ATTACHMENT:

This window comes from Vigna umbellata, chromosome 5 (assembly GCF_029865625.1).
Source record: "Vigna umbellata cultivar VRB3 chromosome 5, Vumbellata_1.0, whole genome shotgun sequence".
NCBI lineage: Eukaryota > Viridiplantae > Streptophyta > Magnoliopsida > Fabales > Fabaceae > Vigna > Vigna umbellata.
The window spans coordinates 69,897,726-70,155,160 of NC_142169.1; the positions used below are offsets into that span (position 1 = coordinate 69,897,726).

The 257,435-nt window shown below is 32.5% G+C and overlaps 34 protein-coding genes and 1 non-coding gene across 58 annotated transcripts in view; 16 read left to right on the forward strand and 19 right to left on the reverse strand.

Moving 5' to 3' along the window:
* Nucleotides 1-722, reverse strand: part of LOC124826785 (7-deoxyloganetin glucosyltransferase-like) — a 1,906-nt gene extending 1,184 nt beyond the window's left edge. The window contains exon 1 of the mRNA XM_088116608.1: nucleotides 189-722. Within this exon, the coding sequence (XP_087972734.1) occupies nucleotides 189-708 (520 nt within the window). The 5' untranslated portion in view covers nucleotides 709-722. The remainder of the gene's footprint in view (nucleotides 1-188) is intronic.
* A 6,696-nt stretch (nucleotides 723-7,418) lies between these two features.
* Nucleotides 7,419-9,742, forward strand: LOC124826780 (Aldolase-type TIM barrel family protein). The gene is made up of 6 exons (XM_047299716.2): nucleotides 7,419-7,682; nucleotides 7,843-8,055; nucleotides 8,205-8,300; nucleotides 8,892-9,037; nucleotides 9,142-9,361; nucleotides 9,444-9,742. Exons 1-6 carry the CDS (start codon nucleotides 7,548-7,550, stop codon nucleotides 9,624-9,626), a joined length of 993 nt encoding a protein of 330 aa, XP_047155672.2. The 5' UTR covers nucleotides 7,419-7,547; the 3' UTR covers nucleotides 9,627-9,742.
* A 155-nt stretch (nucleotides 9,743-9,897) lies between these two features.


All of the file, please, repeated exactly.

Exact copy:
This window comes from Vigna umbellata, chromosome 5 (assembly GCF_029865625.1).
Source record: "Vigna umbellata cultivar VRB3 chromosome 5, Vumbellata_1.0, whole genome shotgun sequence".
NCBI lineage: Eukaryota > Viridiplantae > Streptophyta > Magnoliopsida > Fabales > Fabaceae > Vigna > Vigna umbellata.
The window spans coordinates 69,897,726-70,155,160 of NC_142169.1; the positions used below are offsets into that span (position 1 = coordinate 69,897,726).

The 257,435-nt window shown below is 32.5% G+C and overlaps 34 protein-coding genes and 1 non-coding gene across 58 annotated transcripts in view; 16 read left to right on the forward strand and 19 right to left on the reverse strand.

Moving 5' to 3' along the window:
* Nucleotides 1-722, reverse strand: part of LOC124826785 (7-deoxyloganetin glucosyltransferase-like) — a 1,906-nt gene extending 1,184 nt beyond the window's left edge. The window contains exon 1 of the mRNA XM_088116608.1: nucleotides 189-722. Within this exon, the coding sequence (XP_087972734.1) occupies nucleotides 189-708 (520 nt within the window). The 5' untranslated portion in view covers nucleotides 709-722. The remainder of the gene's footprint in view (nucleotides 1-188) is intronic.
* A 6,696-nt stretch (nucleotides 723-7,418) lies between these two features.
* Nucleotides 7,419-9,742, forward strand: LOC124826780 (Aldolase-type TIM barrel family protein). The gene is made up of 6 exons (XM_047299716.2): nucleotides 7,419-7,682; nucleotides 7,843-8,055; nucleotides 8,205-8,300; nucleotides 8,892-9,037; nucleotides 9,142-9,361; nucleotides 9,444-9,742. Exons 1-6 carry the CDS (start codon nucleotides 7,548-7,550, stop codon nucleotides 9,624-9,626), a joined length of 993 nt encoding a protein of 330 aa, XP_047155672.2. The 5' UTR covers nucleotides 7,419-7,547; the 3' UTR covers nucleotides 9,627-9,742.
* A 155-nt stretch (nucleotides 9,743-9,897) lies between these two features.